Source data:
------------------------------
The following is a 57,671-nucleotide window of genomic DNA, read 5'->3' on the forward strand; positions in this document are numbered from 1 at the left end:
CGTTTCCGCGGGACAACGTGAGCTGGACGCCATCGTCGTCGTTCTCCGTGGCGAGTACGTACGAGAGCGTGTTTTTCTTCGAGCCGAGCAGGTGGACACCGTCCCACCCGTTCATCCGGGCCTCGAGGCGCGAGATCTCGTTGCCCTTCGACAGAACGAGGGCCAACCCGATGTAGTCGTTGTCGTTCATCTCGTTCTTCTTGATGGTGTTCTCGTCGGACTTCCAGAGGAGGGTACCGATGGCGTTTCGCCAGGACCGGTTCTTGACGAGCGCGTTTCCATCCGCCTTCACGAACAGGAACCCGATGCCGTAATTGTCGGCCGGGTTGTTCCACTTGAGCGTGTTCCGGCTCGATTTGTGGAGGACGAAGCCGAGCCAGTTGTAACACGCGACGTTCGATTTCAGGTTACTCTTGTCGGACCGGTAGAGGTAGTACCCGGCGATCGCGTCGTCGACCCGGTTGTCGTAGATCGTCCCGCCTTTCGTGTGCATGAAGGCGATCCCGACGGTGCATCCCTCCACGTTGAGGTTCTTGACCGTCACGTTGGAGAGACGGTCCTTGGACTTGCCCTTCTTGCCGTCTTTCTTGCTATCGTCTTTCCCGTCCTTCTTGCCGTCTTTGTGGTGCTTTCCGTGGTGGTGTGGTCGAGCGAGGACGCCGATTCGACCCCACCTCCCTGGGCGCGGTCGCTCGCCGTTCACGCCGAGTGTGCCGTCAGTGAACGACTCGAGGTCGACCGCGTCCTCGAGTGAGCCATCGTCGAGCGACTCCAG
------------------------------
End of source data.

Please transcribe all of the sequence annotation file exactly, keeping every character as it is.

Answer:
The following is a 57,671-nucleotide window of genomic DNA, read 5'->3' on the forward strand; positions in this document are numbered from 1 at the left end:
CGTTTCCGCGGGACAACGTGAGCTGGACGCCATCGTCGTCGTTCTCCGTGGCGAGTACGTACGAGAGCGTGTTTTTCTTCGAGCCGAGCAGGTGGACACCGTCCCACCCGTTCATCCGGGCCTCGAGGCGCGAGATCTCGTTGCCCTTCGACAGAACGAGGGCCAACCCGATGTAGTCGTTGTCGTTCATCTCGTTCTTCTTGATGGTGTTCTCGTCGGACTTCCAGAGGAGGGTACCGATGGCGTTTCGCCAGGACCGGTTCTTGACGAGCGCGTTTCCATCCGCCTTCACGAACAGGAACCCGATGCCGTAATTGTCGGCCGGGTTGTTCCACTTGAGCGTGTTCCGGCTCGATTTGTGGAGGACGAAGCCGAGCCAGTTGTAACACGCGACGTTCGATTTCAGGTTACTCTTGTCGGACCGGTAGAGGTAGTACCCGGCGATCGCGTCGTCGACCCGGTTGTCGTAGATCGTCCCGCCTTTCGTGTGCATGAAGGCGATCCCGACGGTGCATCCCTCCACGTTGAGGTTCTTGACCGTCACGTTGGAGAGACGGTCCTTGGACTTGCCCTTCTTGCCGTCTTTCTTGCTATCGTCTTTCCCGTCCTTCTTGCCGTCTTTGTGGTGCTTTCCGTGGTGGTGTGGTCGAGCGAGGACGCCGATTCGACCCCACCTCCCTGGGCGCGGTCGCTCGCCGTTCACGCCGAGTGTGCCGTCAGTGAACGACTCGAGGTCGACCGCGTCCTCGAGTGAGCCATCGTCGAGCGACTCCAG